Anthropology courses contribute to undergraduate education in two ways. First, the scope of the discipline's interests bridges the humanities, the social sciences, and the natural sciences. Anthropology asks basic questions concerning the origins and development of humans and their cultures and divergent systems of thought, belief, and social order. By systematically analyzing various cultural traditions—contemporary as well as historically known—anthropology raises critical questions concerning the foundations of world civilizations. An understanding of the distinctive way anthropology formulates and attempts to answer its basic questions is a necessary component of a comprehensive liberal arts education.
Second, the department offers concentrated programs of study for the minor, major, or honors student. A minor usually emphasizes one of the four subdisciplines, although students are free to select courses from across the subfields. For the major, the department encourages study in all of the subdisciplines, because each supplements and complements the others in presenting humans as both biological and social beings. The honors program includes in-depth research and writing in an aspect of sociocultural, linguistic, archaeological, or biological anthropology, as well as the pursuit of additional advanced course work at the senior undergraduate and graduate level. The department also participates in the interdisciplinary minor in archaeology.
The director of undergraduate studies (DUS) works closely with anthropology majors and minors in designing programs of study that integrate their individual goals with the offerings and intellectual goals of the department and complementary disciplines. Majors should meet with the DUS at least once per semester, typically just prior to registration for the next semester, to discuss their progress through the program, decide on future course work, and discuss post-graduation plans.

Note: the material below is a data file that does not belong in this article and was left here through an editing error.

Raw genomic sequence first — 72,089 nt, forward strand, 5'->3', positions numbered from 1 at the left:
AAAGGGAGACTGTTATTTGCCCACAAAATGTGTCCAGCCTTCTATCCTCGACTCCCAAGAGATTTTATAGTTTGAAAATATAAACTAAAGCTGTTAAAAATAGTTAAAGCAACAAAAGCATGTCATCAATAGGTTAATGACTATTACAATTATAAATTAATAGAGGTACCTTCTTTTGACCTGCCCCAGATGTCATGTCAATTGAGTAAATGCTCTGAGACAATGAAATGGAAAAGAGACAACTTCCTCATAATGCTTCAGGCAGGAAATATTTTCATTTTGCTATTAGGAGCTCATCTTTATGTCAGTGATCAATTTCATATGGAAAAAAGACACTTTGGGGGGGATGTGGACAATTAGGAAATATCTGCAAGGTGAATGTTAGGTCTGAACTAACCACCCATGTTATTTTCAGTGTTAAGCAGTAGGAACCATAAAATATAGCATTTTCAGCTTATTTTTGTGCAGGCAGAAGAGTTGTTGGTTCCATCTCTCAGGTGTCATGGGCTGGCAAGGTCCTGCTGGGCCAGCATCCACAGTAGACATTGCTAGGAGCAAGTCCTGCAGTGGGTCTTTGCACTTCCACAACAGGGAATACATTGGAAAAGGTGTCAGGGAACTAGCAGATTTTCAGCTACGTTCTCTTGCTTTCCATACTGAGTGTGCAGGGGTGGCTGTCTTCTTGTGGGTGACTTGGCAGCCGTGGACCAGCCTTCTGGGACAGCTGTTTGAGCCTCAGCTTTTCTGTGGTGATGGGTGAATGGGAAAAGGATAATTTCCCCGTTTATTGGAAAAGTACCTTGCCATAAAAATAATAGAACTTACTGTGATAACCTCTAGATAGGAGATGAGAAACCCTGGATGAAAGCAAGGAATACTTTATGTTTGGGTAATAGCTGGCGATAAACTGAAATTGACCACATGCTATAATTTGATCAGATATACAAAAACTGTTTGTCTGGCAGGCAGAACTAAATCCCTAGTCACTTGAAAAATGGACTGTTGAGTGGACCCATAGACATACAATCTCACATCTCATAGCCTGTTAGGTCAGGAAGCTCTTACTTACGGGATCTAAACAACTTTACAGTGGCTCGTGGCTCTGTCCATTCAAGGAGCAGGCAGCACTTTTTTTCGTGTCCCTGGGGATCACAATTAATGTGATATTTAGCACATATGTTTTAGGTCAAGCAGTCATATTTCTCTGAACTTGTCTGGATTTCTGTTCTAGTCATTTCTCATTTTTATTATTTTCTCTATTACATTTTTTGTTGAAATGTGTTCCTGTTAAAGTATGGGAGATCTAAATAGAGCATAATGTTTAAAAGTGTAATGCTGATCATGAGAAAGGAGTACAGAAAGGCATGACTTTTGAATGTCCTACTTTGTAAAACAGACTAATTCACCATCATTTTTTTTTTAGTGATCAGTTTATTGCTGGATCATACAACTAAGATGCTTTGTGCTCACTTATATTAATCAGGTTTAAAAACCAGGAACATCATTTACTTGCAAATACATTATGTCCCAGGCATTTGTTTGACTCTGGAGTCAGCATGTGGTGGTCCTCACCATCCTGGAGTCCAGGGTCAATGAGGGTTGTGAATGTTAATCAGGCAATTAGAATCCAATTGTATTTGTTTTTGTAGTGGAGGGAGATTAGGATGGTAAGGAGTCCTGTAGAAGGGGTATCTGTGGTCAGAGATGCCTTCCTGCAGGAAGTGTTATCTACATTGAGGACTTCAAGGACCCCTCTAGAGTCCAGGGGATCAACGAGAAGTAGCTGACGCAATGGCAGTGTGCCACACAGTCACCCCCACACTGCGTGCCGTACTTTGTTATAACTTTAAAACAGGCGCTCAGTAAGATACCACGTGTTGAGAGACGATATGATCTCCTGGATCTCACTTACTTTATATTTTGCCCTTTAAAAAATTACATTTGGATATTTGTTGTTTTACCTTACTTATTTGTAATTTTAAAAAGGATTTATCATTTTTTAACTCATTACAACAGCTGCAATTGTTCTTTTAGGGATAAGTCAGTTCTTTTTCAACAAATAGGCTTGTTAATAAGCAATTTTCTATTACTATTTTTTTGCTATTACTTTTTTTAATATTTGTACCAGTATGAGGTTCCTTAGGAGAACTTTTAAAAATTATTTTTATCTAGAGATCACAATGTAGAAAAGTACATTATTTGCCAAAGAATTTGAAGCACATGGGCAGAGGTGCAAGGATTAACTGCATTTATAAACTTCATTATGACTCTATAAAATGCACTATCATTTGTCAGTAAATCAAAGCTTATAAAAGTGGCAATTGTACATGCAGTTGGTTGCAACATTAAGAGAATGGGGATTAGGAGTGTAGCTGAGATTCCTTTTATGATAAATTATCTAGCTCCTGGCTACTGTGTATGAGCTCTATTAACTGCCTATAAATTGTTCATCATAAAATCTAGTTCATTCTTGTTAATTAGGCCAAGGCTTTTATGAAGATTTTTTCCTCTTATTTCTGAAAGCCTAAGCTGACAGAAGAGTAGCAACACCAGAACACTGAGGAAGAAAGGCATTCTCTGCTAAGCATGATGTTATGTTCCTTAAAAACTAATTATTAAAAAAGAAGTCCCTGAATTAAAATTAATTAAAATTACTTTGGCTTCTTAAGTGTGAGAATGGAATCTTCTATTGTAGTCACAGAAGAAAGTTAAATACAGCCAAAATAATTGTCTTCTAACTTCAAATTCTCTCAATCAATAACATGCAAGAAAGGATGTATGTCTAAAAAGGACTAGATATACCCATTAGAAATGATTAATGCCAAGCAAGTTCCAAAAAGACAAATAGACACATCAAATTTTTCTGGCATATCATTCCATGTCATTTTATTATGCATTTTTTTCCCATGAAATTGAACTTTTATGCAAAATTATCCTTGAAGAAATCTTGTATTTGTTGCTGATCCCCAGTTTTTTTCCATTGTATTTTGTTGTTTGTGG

The department prides itself on its graduate and undergraduate programs' integrated nature, which enables major, minor, and honors students to participate in a variety of challenging graduate courses and seminars. Additionally, an active Anthropology Undergraduate Student Association (AUSA) connects students to one another through special events and an e-mail forum.
A degree in anthropology is awarded with honors to selected anthropology majors who apply for admission to the program through the DUS during their junior year. Honors program candidates are expected to meet all the requirements for the program and to maintain an overall grade point average of 3.65 and an average of 3.65 in the major. Candidates for the honors program must complete a total of ten 4-credit courses (40 credits) in anthropology, including the two-semester research/thesis writing sequence, ANTH-UA 950 Honors Research I and ANTH-UA 951 Honors Research II taken in the senior year, plus at least one graduate course, typically taken in the junior or senior year. All of these courses count toward the major.
In the spring semester of the junior year, students will secure a faculty supervisor for their honors thesis. (In January of the senior year, the student will choose a second faculty reader in consultation with the thesis supervisor). In the fall semester of the senior year, all thesis writers from across departmental subdisciplines enroll in ANTH-UA 950 Honors Research I, a 2-credit seminar course in which research methods are taught and individualized to fit each student’s topic—e.g., assembling a bibliography; constructing hypotheses; using secondary, primary, and occasionally original sources to generate data; and analyzing data. In the spring semester, all thesis writers enroll in ANTH-UA 951 Honors Research II, a 2-credit seminar course in which students share their developing theses with the group. Students should also enroll in a 2-credit independent study with their thesis adviser. Honors candidates are strongly encouraged to formally present posters/papers at the Dean’s Undergraduate Research Conference and within the department. Feedback will be offered at different stages by both faculty and student peers in the seminar. In both semesters, it is the responsibility of the thesis writer to consult with his or her departmental faculty mentor who is supervising the honors project and who will serve as the primary thesis reader.
New York University's Office of Undergraduate Admissions supports the application process for all undergraduate programs at NYU. For additional information about undergraduate admissions, including application requirements, see How to Apply.